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Why Republicans want to audit election results in a state President Donald Trump won

The Texas Secretary of State's office says it's auditing results in four counties, though local elections officials say they know nothing about it.

SAN ANTONIO — Political scientists and watchdogs say Gov. Greg Abbott's administration has not presented evidence it is auditing election results in Tarrant, Collin, Dallas and Harris counties. 

Abbott told Fox News Sunday the audit has been going on for months, but local elections officials have said they only learned of the review Friday. 

The Texas Secretary of State's office announced the audit then, hours after former President Donald Trump demanded Abbott push for a broad investigation into the 2020 election results.

"Trump claims he should've won by a larger margin than 5 percentage points in Texas," UTSA political scientist Jon Taylor said. "Don't forget, he didn't win by a lot in 2016 either."

Trump has repeatedly, baselessly claimed the 2020 election was rigged in President Joe Biden's favor. There is no evidence of widespread voter fraud. 

A Republican-backed audit in Maricopa county, Arizona, found Biden won by a larger margin than originally thought. 

Trump specifically asked Abbott to add a bill authorizing a statewide, Maricopa-style review to the special legislative session. The governor has not yet expanded lawmakers' to-do list in this manner.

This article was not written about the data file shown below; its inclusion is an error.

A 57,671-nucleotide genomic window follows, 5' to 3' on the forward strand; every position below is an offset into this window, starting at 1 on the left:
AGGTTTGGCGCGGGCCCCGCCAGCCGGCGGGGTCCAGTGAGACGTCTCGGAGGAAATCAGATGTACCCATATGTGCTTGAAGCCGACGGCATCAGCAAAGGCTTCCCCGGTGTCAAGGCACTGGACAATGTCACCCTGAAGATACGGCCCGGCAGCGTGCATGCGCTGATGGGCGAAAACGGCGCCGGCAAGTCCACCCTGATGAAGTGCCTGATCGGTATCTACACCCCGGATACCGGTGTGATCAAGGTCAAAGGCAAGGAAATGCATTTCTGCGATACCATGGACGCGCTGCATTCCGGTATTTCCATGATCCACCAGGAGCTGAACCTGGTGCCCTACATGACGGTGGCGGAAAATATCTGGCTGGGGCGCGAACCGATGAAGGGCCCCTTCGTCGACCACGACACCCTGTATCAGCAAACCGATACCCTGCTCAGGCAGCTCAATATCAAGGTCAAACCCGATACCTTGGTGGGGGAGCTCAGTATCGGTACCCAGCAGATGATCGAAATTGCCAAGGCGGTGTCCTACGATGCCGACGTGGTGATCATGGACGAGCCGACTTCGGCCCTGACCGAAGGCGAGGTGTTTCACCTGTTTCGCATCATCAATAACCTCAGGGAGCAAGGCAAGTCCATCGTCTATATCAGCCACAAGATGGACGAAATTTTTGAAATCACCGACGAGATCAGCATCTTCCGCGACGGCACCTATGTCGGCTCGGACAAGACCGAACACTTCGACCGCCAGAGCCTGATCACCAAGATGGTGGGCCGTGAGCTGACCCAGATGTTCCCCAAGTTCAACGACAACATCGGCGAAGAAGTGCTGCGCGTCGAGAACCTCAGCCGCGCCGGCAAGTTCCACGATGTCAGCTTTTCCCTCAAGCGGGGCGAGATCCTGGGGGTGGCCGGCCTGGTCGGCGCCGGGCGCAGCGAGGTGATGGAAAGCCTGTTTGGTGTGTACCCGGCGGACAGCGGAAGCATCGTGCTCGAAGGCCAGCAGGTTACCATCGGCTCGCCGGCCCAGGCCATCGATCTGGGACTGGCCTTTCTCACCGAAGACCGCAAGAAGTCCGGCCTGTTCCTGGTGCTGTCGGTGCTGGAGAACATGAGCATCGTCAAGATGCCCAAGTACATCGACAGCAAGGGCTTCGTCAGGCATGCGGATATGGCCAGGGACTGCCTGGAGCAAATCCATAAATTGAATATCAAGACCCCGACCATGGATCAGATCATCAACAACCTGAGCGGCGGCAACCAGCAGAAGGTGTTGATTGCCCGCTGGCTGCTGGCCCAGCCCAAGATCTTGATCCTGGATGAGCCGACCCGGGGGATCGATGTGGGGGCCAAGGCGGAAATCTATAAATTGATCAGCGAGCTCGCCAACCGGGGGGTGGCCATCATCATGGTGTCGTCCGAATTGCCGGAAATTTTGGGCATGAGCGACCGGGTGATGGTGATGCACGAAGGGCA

"It remains to be seen whether the former president is going to be satisfied with what Gov. Abbott is doing here, because it is not what was asked for in (Trump's) letter last week," Quorum Report editor Scott Braddock said.

Taylor says Abbott would be wise to appease Trump's base. So far, two Republicans are hoping to primary Abbott in 2022 by outflanking the governor to his right. 

"This is about proving to that republican base that Abbott desperately needs to win re-election that he's in line with what Trump was saying on this," Taylor said. 

"This is an issue that's probably going to be pivotal with the group that makes the decision in that election," Braddock said. 

The problem, Texas State University political scientist Roger Abshire says, is that repeated audits erode public trust in the democratic process. 

"The whole notion of constantly questioning the legitimacy of elections may have a detrimental effect on overall perceptions about the election," Abshire said. "I don't imagine it's going to make people want to vote more." 

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